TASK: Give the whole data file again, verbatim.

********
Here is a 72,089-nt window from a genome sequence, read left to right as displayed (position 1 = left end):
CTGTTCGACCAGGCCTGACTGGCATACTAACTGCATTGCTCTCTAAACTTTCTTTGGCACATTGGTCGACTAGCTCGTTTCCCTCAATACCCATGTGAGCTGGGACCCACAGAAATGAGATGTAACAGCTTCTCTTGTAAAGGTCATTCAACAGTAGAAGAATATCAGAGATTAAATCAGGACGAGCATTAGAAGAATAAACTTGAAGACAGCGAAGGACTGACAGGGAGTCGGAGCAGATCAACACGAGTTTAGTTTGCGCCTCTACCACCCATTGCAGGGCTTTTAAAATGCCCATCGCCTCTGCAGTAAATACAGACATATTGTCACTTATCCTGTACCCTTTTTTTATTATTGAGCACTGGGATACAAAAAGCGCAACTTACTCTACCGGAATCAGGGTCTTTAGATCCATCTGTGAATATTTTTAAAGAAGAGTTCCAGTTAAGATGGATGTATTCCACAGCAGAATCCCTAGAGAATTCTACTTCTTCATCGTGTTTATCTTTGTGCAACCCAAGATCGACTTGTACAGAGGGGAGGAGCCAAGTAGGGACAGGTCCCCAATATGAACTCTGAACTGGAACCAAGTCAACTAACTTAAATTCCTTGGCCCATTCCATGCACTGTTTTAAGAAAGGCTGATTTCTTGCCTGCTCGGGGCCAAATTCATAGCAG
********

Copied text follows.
Here is a 72,089-nt window from a genome sequence, read left to right as displayed (position 1 = left end):
CTGTTCGACCAGGCCTGACTGGCATACTAACTGCATTGCTCTCTAAACTTTCTTTGGCACATTGGTCGACTAGCTCGTTTCCCTCAATACCCATGTGAGCTGGGACCCACAGAAATGAGATGTAACAGCTTCTCTTGTAAAGGTCATTCAACAGTAGAAGAATATCAGAGATTAAATCAGGACGAGCATTAGAAGAATAAACTTGAAGACAGCGAAGGACTGACAGGGAGTCGGAGCAGATCAACACGAGTTTAGTTTGCGCCTCTACCACCCATTGCAGGGCTTTTAAAATGCCCATCGCCTCTGCAGTAAATACAGACATATTGTCACTTATCCTGTACCCTTTTTTTATTATTGAGCACTGGGATACAAAAAGCGCAACTTACTCTACCGGAATCAGGGTCTTTAGATCCATCTGTGAATATTTTTAAAGAAGAGTTCCAGTTAAGATGGATGTATTCCACAGCAGAATCCCTAGAGAATTCTACTTCTTCATCGTGTTTATCTTTGTGCAACCCAAGATCGACTTGTACAGAGGGGAGGAGCCAAGTAGGGACAGGTCCCCAATATGAACTCTGAACTGGAACCAAGTCAACTAACTTAAATTCCTTGGCCCATTCCATGCACTGTTTTAAGAAAGGCTGATTTCTTGCCTGCTCGGGGCCAAATTCATAGCAG